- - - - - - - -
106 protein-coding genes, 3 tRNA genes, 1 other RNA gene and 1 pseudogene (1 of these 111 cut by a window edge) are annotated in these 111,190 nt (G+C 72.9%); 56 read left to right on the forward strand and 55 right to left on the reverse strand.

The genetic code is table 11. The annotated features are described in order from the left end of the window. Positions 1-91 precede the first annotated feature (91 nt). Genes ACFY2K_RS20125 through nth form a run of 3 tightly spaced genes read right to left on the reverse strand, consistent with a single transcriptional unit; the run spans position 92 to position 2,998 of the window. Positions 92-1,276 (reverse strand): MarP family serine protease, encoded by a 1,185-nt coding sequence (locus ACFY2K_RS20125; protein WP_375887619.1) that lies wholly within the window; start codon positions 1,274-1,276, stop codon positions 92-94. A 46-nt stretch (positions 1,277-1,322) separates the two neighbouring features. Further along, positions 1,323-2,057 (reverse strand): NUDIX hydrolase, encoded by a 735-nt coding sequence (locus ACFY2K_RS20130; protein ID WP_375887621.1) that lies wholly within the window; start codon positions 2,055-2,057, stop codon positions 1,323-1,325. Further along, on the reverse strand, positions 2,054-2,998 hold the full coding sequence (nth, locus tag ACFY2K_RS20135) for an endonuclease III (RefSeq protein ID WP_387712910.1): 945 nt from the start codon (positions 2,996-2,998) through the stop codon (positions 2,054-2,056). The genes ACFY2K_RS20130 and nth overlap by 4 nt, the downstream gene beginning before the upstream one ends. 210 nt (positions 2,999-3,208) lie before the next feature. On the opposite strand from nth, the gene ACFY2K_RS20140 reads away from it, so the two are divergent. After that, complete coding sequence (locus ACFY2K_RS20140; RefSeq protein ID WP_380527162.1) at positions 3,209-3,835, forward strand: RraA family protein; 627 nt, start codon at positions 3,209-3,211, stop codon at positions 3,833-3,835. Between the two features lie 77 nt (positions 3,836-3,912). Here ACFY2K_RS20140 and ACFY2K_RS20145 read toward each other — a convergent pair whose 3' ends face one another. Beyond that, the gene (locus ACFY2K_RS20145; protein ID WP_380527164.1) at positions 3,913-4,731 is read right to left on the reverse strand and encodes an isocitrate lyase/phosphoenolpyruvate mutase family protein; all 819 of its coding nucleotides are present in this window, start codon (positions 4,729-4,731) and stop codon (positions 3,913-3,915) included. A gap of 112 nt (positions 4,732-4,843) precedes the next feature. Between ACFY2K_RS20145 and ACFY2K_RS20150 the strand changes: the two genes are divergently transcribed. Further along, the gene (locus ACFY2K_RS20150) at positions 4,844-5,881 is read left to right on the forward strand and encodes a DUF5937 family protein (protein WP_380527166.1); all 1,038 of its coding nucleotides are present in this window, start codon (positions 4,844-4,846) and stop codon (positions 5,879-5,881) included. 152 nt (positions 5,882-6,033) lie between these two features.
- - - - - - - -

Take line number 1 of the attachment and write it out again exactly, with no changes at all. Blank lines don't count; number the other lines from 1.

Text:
106 protein-coding genes, 3 tRNA genes, 1 other RNA gene and 1 pseudogene (1 of these 111 cut by a window edge) are annotated in these 111,190 nt (G+C 72.9%); 56 read left to right on the forward strand and 55 right to left on the reverse strand.